Review for Exam II
Review for Exam II acc 203
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This 5 page Study Guide was uploaded by Dominique Marinelli on Monday November 2, 2015. The Study Guide belongs to acc 203 at Pace University taught by Reidenbach in Fall 2015. Since its upload, it has received 30 views. For similar materials see Financial Accounting in Accounting at Pace University.
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Date Created: 11/02/15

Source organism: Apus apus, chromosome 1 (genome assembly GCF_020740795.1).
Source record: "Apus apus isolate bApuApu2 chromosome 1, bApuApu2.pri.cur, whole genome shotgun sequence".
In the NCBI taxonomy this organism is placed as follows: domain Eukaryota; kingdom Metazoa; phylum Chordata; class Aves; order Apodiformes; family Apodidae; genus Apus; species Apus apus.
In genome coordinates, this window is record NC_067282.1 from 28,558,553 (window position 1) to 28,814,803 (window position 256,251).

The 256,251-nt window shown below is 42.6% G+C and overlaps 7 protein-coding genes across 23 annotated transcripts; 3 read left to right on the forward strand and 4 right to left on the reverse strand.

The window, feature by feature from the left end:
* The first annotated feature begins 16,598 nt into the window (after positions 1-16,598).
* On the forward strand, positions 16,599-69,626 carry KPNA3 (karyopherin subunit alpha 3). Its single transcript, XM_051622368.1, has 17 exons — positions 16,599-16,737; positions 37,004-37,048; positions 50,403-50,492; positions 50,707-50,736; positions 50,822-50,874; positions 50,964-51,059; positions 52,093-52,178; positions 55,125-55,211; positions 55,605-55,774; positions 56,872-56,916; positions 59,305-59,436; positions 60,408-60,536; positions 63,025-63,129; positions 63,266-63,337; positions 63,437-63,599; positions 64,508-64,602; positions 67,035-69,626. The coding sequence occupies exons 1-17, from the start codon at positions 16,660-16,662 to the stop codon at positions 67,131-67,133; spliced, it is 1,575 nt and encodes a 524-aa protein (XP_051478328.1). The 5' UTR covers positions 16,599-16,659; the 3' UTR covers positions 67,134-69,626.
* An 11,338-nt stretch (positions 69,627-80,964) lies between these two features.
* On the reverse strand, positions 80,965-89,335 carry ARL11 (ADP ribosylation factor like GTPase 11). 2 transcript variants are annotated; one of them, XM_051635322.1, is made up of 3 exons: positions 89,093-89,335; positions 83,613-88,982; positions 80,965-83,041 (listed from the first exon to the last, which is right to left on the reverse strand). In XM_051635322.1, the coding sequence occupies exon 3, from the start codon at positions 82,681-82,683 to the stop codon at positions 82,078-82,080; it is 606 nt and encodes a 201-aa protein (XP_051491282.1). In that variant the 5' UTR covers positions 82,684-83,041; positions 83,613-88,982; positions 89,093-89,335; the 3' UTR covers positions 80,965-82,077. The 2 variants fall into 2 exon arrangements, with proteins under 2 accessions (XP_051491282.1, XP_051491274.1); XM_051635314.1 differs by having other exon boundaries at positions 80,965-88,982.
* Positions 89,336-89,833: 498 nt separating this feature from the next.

Accounting Review 4-7 Chapter 4: Cash and Internal Controls Internal controls • Association of Certified Fraud Examiners (ACFE) defines occupational fraud as the use of one’s occupation for personal enrichment through deliberate misuse or misapplication of the employees resources • 2 sources of occupational fraud 1. misuse of company resources 2. financial statement manipulation • Sarbanes-Oxley Act (The Public Company Accounting Reform and Investor Act of 2002) o Established a variety of guidelines related to auditor-client relations and internal control procedures o Requirements for corporate accountability § Corporate executives may be criminally liable for fraudulent financial statements § Corporate executives must personally certify the financial statements § Corporate management is responsible for the financial statements and internal controls o Key provisions of the SOX Act: § Restricting activities of auditors to prevent conflicts of interest § Requiring that corporate executives certify financial statements § Requiring documentation and assessing effectiveness of internal controls • Internal control procedures include formal policies and procedures related to safeguarding the company’s assets and improving the accuracy and reliability of accounting information • 5 components of internal controls 1. monitoring: includes formal procedures for reporting control deficiencies 2. control activities: policies and procedures that help ensure that management’s directives are being carried out Preventative Controls: try to stop fraud before it happens Examples: Separation of Duties and E-commerce controls Detective Controls: try to catch fraud after it happens Examples: Performance reviews, reconciliations and audits 3. risk assessment: identifies and analyzes internal and external risk factors 4. control environment: sets the overall ethical tone of the company 5. Information and Communication: method for collection of relevant information and communication enabling people to carry out their responsibilities Maintain Control of Cash: • Petty Cash: miscellaneous cash used for small expenses/simplified record keeping o Establish the fund o Recognize spending from the fund o Replenish the fund as the cash balance becomes sufficiently low • Bank reconciliation: matches the balance of cash in the bank account with the balance of cash in the company’s own records o Bank statement not equal to company’s record § Bank statements refer to an increase (deposit) in cash as a credit and a decrease (withdrawal) as a debit o Adjust bank’s cash and company’s cash balances o Ending balance must equal (that amount goes on balance sheet) o Make journal entries § Journal entries fix our records based on reconciliation • NFS: checks written to the company 11/2/15 5:33 PM Chapter 5: Receivables and Sales 2 types of Discount: • trade discounts: reduction in the listed price of a product or service • sales discounts: reduction in the amount to be paid by a credit customer if payment on account is made within a specified period of time contra revenue account: an account with a balance that is opposite or “contra” that that of its related revenue account • Represent reductions of revenues • Sales discounts, returns, and allowances are contra revenue accounts Allowance Method: estimates future uncollectible accounts • Companies are required to estimate future uncollectible accounts and record those estimates in the current year Adjusting for estimates of future uncollectable accounts matches expenses (bad debts) in the same period as the revenues (credit sales) they help to generate Allowance for doubtful accounts 11/2/15 5:33 PM Chapter 6: Inventory and Cost of Goods Sold 4 methods for inventory costing • specific identification: when a product is unique o Example: diamond rings (luxury items) • First-in, first-out (FIFO) – most common • Last in first-out (LIFO) – most common o Last units purchased are the first ones sold • Weighted-Average Cost Method: used for goods that are similar in nature o Example: markers o Weighted average unit cost = cost of goods ava. for sale Number of units ava. for sale 11/2/15 5:33 PM Chapter 7: Long Lined Assets Liquidity: how quickly an asset can be turned into cash Tangible assets: land, building, equipment, natural resources Intangible assets: copyright, trademarks, patents, royalties, goodwill Depreciation: property, plant, and equipment Amortization: intangible assets Goodwill: difference between cost and fair value
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